Texas lawmakers continued their anti-abortion witch hunt on Thursday morning under the guise of conducting a committee hearing ostensibly focused on fetal tissue research, albeit this time with a little less spectacle.
The House State Affairs Committee, led by Rep. Byron Cook, R-Corsicana, met to “study the policies used by research and medical entities to adhere to the highest ethical standards for acquiring human fetal tissue for medical and scientific purposes.” Specifically, the committee was, among other directives from House Speaker Joe Straus, R-San Antonio, to determine whether additional disclosure and reporting requirements, “are necessary to ensure moral and ethical research practices.” Cook is expected to consider filing legislation next session aimed at tightening fetal tissue donation rules.
The meeting is a direct response to the allegations of fetal tissue sale by Planned Parenthood facilities purported by undercover, heavily edited videos from anti-choice activist group the Center for Medical Progress. The claims have turned up no evidence of wrongdoing in Texas or any other state. In fact, in January a Harris County grand jury decided to indict David Daleiden and Sandra Merritt, two of the activists involved in making the allegations against the reproductive health provider with second-degree felonies for tampering with government records; they found no misconduct on the part of Planned Parenthood Gulf Coast. Moreover, no Planned Parenthood facility in Texas currently partakes in fetal tissue donation programs. (According to Planned Parenthood of Greater Texas, the health provider was not invited to testify on Thursday.)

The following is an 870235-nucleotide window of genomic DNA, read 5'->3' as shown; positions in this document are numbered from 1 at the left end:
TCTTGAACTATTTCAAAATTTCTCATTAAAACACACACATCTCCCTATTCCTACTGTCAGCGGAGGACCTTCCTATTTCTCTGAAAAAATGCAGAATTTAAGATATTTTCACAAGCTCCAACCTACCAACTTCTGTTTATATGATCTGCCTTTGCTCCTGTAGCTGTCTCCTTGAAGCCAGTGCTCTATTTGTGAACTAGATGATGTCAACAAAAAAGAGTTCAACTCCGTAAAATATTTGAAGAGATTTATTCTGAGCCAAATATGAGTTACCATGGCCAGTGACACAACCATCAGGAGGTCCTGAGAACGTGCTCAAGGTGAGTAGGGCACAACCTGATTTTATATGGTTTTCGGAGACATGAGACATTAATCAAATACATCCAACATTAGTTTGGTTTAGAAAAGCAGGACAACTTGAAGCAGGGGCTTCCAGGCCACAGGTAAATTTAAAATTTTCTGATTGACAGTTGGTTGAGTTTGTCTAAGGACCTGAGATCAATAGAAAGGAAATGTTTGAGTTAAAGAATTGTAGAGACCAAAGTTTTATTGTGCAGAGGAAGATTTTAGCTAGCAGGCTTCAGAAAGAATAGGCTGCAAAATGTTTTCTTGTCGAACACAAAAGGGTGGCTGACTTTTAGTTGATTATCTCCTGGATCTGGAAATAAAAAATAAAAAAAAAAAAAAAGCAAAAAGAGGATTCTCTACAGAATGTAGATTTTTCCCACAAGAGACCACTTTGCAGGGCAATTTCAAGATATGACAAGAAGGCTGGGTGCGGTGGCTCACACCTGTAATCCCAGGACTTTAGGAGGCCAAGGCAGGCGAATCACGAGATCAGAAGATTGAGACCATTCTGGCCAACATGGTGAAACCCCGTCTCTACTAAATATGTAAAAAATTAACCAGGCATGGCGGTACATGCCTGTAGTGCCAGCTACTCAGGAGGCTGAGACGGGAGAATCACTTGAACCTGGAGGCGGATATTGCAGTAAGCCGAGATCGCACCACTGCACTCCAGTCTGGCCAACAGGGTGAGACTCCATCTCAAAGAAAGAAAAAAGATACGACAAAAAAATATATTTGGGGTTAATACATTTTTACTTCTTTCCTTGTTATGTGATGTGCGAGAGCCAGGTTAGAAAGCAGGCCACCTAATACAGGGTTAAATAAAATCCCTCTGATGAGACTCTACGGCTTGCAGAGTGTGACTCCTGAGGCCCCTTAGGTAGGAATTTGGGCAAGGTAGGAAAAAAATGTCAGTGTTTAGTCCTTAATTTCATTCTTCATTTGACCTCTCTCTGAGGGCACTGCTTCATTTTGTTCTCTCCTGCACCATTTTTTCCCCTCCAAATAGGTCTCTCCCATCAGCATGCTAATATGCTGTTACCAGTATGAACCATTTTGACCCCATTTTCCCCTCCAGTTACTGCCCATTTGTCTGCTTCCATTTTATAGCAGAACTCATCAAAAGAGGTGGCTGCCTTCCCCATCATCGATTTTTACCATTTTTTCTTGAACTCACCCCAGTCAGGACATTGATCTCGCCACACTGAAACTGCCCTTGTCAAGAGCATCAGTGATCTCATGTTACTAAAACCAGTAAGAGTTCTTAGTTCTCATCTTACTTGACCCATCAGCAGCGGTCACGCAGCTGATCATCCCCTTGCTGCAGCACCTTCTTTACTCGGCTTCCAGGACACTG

Despite all this, lawmakers continue to press abortion providers and regulators over their involvement with fetal tissue research, searching in vain for a problem that does not exist. Over the summer a similar hearing held by the Senate Health and Human Services Committee featured a train of vehement anti-choice advocates that used the platform to bash Planned Parenthood and abortion care services. Unlike the July hearing, Thursday’s meeting at least featured a more balanced roster of testifiers, including medical professionals and state health officials. However, the anti-choice camp was well-represented, again using government-funded time as a soapbox to criticize abortion providers based on unfounded claims.
Jennifer Allmon, associate director of the Texas Catholic Conference, said that even if the videos were highly edited the footage still showcased the “chilling” disregard for the human body and abortion providers’ denial of humanity. There should be clear requirements for informed consent for fetal tissue use, but that’s lacking when it comes to abortion, she said. “Who is more voiceless than the aborted, unborn child?” said Allmon. Arguing that fetal tissue research from aborted fetuses should be banned, Allmon compared the practice to German war crimes prosecuted in the Nuremberg Trials. Stoking the hyperbole, Catherine Foster with the Charlotte Lozier Institute, a pseudo-science group devoted to ending abortion, pushed the idea that the end game for abortion clinics when it comes to fetal tissue is profit. Incorrectly using the term “baby parts,” Foster delivered a handful of shock-value comparisons to highlight her disgust, including likening the sale of fetal tissue to “serving chicken liver in styrofoam trays,” and a transaction at a “grocery store meat counter.” Getting to her true intentions, Foster said aside from handling fetal tissue “with dignity” the deeper issue is that the abortion industry continues to prey upon Texas women.